This is a UK-legal Taurus long-barrelled revolver, or LBR. The configuration you see here, with 12″ barrel and peculiar “dough paddle” at the rear, is the only lawful remainder of centrefire pistol shooting in this country.
Made in Brazil, these revolvers have been a staple of British LBR shooting for decades.
There are other types of LBR out there, such as Alphas and, very rarely, converted Smith & Wessons, but most long-barrel shooters go for a Taurus. This is because there are quite a few in circulation and, although expensive, they aren’t as cripplingly so as the other makes.
The only trouble is, Taurus has stopped making LBRs for the British market, so prices have spiralled upwards.
Another major issue is the finishing, the quality of which varies a lot, especially internally. The Model 66 and Model 980, on which our LBRs are based have a couple of besetting issues to do with their cylinders and, if these aren’t slicked out, owning a Taurus can become an exercise in frustration.
Then there’s spares. Taurus parts are not easy to come by in the UK.
All that said, you can take one of these revolvers and turn it into something really pretty to look at and you can make them work.
This is mine:
It’s the 44 Magnum version. I sold this gun to someone who got it all sorted out and was intending to keep it. Then he changed his mind and sold it to a friend of mine and I eventually bought it back.
Just recently, I got handed another 44 Mag Taurus. This one had only seen light usage and for very good reasons. Nothing worked smoothly and the cylinder was barely rotating. Not good for a nearly-new gun.
I decided to give this revolver the makeover of its lifetime and sort out its rotational problems.
Here it is:
All stripped down and ready to be sorted out.
The sideplate was a pig to remove, because it hadn’t been finished well and was way too tight. A sideplate should be a snug fit, but shouldn’t require a sledgehammer and dynamite to remove.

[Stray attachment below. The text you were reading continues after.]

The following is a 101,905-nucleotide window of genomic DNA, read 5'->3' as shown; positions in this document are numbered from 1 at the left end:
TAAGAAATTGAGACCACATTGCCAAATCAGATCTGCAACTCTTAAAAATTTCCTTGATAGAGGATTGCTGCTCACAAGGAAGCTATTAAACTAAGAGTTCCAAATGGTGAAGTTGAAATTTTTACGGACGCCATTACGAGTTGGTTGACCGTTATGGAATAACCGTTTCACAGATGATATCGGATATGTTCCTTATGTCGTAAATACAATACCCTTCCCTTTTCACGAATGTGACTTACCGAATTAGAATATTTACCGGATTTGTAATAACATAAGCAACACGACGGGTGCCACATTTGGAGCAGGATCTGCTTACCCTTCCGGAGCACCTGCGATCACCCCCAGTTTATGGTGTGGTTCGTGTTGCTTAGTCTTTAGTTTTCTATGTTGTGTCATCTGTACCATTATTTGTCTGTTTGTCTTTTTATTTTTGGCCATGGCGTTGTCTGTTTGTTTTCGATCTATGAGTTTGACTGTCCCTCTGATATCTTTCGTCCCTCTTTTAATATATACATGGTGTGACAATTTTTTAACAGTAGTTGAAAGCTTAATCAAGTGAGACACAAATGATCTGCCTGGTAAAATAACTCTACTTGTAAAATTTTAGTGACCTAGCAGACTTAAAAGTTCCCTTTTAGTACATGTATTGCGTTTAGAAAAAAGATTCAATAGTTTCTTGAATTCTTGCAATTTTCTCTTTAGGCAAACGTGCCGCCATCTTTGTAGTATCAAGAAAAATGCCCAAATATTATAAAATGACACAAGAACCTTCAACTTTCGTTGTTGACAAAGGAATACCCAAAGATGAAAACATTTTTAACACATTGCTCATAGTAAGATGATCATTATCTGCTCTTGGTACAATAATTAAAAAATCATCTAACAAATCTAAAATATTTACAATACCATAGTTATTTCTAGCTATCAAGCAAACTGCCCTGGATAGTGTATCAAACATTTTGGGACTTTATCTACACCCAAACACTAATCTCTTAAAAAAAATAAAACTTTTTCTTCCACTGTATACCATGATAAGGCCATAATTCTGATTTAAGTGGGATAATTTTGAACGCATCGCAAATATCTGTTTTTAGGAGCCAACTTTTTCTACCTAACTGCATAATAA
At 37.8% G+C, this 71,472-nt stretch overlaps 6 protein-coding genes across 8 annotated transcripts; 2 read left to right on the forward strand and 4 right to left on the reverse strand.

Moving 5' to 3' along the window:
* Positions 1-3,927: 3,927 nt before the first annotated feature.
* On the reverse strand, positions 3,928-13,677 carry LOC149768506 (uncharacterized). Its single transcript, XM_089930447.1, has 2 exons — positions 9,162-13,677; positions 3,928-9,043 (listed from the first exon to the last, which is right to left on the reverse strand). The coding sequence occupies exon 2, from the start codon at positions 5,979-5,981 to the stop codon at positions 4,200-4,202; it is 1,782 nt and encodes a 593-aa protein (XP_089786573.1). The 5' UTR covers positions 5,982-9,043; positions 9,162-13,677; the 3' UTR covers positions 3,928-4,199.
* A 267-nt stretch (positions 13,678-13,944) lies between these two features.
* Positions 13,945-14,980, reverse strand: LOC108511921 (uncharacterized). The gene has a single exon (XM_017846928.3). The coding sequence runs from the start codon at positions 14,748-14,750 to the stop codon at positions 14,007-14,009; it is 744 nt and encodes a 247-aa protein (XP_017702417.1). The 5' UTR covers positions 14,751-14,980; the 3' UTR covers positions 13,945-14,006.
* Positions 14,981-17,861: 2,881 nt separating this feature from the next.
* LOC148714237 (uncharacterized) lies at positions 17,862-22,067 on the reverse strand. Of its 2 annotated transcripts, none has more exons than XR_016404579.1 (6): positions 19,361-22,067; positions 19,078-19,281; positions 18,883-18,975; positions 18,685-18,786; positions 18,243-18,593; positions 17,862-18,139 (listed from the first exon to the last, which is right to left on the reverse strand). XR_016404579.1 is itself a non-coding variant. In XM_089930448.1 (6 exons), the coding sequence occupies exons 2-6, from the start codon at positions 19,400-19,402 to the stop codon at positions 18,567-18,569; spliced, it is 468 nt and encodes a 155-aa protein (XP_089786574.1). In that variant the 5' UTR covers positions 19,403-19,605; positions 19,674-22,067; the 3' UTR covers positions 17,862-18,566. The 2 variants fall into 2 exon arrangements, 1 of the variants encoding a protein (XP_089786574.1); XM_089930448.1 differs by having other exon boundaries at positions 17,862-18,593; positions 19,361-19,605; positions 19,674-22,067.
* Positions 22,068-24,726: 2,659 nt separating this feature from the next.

These guns are always supplied in a brushed finish. That has charms of its own, but is poorly set-off by the uninspiring rubber grips that come with the gun. They’re narrow too, which means they transfer a lot of nasty recoil to the web of your hand.
The cylinder. Meh.
The ejector (the odd-looking angular thing sticking out) was so stiff it was barely operating. The centre pin (which pokes out the centre of the ejector and locks the cylinder into the frame) was stuck in its hole and couldn’t do its job. Dreadful!
Day one. I was still considering how far to go with this revolver when curiosity got the better of me and I polished the top of the vent to see how hard it would be to get it mirror-bright.
Damn. That’s torn it. Now I’ve got to do the rest of it!
OK… here goes.
Really getting stuck in now. No turning back.
By now, I had sorted out the grotty cylinder release problems and that ejector. All working smooth as butter.
This first bit went more quickly than I had anticipated. I refined my technique as I went along; learning how far to go with polishing before calling it done.
Not totally done yet – still some scuffs and lines to get out, but we’re nearly there!
Internally, I had got to grips with the poorly-fitting sideplate. I’d made it snug, but without the nasty peening at its leading edge resulting from over-tight initial fitting at the factory. Unfortunately, the sideplate is on the opposite side to this photo.
And that’s Jenga.
Some crud and oil on the gun make the bit around my thumb look duller than it really is.
The revolver is now away having some finishing touches added by my good friend David at Shooting Shed. Click the link for David’s journal.
This was a labour of love, initially to see how long it would take (about 2 weeks on and off), but I now think there could be a new lease of life waiting for dozens more Tauruses out there.
Once I have it back and new grips on (those may take some while to get), I will post an update.